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Jim Lo Scalzo / EPA

Inmate Julie Harper, center, marches with members of America's only all-female chain gang early in the morning at Estrella Jail in Phoenix, Arizona. Photos taken in May 2012 and made available to msnbc.com on June 28, 2012.

Jim Lo Scalzo / EPA

The chain gang work in 104 degree heat, hacking at weeds at Bartlett Lake.

Photos and text by Jim Lo Scalzo, European Pressphoto Agency — It's a scene reminiscent of the Deep South at the turn of the 20th century: A dozen prisoners in pinstripes working by the side of the road, their legs shackled together and their brows dripping with sweat. Yet this is present-day Phoenix, and the prisoners are all women.

Jim Lo Scalzo / EPA

Kelly DeGrose, center, listens to a detention officer lecture them after a day's work on the chain gang.

With a few exceptions, chain gangs were abandoned in the U.S. by 1955. But Arizona's Maricopa County, which includes metropolitan Phoenix, reintroduced the practice in 1995, and today the county runs the only all-female chain gang in the country. Women volunteer for the duty, looking to break the monotony of jail life. Most are in for minor convictions - a DUI sentence, a probation violation - and are housed at the Tent City, a collection of surplus military tents erected next to Maricopa County's Estrella Jail to ease overcrowding. 

Previously on PhotoBlog: Rikers Island inmates graduate with high school diplomas

The "chain girls," as they call themselves, gather at 6 a.m., when detention officers drive them to that day's work site. It could be a local park to pick up trash, a highway roadside to pull weeds, or even a county cemetery to help bury the indigent. Though summer temperatures in Phoenix can rise above 110 degrees, inmates volunteer with surprising eagerness.

"It's worth it just to get out for a few hours," says Mickey Haas, who is serving time for a DUI. Fellow chain girl Honi Simmons agrees, adding: "It comes with a good story. I don't think people will ever believe I was in a chain gang."

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Jim Lo Scalzo / EPA

Members of the chain gang line up for work early in the morning at Estrella Jail.

Jim Lo Scalzo / EPA

Members of the chain gang are seen in a bus driver's mirror en route to White Tanks Cemetery to help bury the indigent.

Jim Lo Scalzo / EPA

The chain gang help bury an unclaimed body at White Tanks Cemetery, an indigent burial site in the desert west of Phoenix.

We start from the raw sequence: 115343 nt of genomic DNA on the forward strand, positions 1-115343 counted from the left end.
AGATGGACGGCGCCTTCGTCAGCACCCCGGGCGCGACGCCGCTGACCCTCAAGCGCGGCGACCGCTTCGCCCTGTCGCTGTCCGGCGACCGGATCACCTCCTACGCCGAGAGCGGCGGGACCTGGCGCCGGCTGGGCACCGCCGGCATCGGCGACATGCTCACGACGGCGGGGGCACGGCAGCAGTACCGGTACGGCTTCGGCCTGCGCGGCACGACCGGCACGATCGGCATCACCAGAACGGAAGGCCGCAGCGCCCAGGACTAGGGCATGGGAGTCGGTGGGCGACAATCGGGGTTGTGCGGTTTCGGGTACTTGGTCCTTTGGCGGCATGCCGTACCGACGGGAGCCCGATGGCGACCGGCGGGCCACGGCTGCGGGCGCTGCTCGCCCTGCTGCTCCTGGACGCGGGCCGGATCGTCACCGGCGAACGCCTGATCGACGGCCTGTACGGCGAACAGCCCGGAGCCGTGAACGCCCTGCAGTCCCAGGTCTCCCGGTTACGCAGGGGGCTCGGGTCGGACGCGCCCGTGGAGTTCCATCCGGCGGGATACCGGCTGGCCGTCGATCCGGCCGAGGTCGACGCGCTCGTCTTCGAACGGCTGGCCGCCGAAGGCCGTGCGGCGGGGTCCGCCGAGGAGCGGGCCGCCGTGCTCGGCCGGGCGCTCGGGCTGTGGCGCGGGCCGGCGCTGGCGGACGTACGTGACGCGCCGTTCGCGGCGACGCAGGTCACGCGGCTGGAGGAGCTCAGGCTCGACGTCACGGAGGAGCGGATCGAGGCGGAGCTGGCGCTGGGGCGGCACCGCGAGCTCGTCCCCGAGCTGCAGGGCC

Jim Lo Scalzo / EPA

Inmates Alma Madrigal, left, and Jennifer Thomas, right, help Lisa McCorvey roll up her sleeves before a day's work.

Jim Lo Scalzo / EPA

Members of the chain gang clean the dust off their boots after another day's work in the desert.

 

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Nosotros vamos a decidir. That’s the presidential election refrain coming from many American Latinos, a group of voters Michael Scherer explores in TIME’s cover story next week. Nearly 9% of all voters in 2012 will be Latino, up 26% from four years ago, according to the National Association of Latino Elected and Appointed Officials. That figure will only continue to climb—per the Pew Hispanic Center, one in four children born in the U.S. is Latino, and every month, at least 50,000 Latino citizens turn 18.

TIME contract photographer Marco Grob spent a recent February weekend chronicling Latino voters in Phoenix, Ariz. His portfolio for the magazine is not just comprehensive—it is insightful and deep. The Swiss photographer, who is now based in New York City, previously photographed TIME’s Beyond 9/11: Portraits of Resilience, a multimedia project revealing testimonies of the national tragedy, as well memorable portraits of Lady Gaga and Presidents George W. Bush and Bill Clinton for 2010′s TIME 100 issue.

True to form, Grob captured the essence of each Arizona face with a single camera click. He photographed deacons, dancers and Dreamers; nutrition undergrads, car aficionados and immigration activists; Mexicans, Hondurans and Guatemalans. “There were many unique challenges involved in this shoot,” says Grob, who photographed over 150 people on “three days on four different locations including a university, a local restaurant, an outdoor market and a Catholic church. The terms ‘Latino’ and ‘Latina’ have a vast identity of their own,” he continues, “so for the duration of this project we strove to break some of those stereotypes.”

If one sentiment unites these citizens, it is that they believe that their vote matters. TIME asked each person Grob photographed if he or she would vote in the upcoming election. Over and over again, the answer was a resounding yes. Many described voting as the ultimate civic duty. Others drew their determination from SB1070, a controversial immigration bill promoted by Arizona Governor Jan Brewer in 2010, and cited friends and family who cannot vote as their reason for political participation. Overall, they proclaimed that Latinos, more than ever, need to make their voice heard.

Marco Grob is a contract photographer for TIME. You can see his project Beyond 9/11: Portraits of Resilience here.

Elizabeth Dias is a reporter in TIME’s Washington bureau. Follow her on Twitter @elizabethjdias.

Read more: “Why Latino Voters will Swing The 2012 Presidential Election

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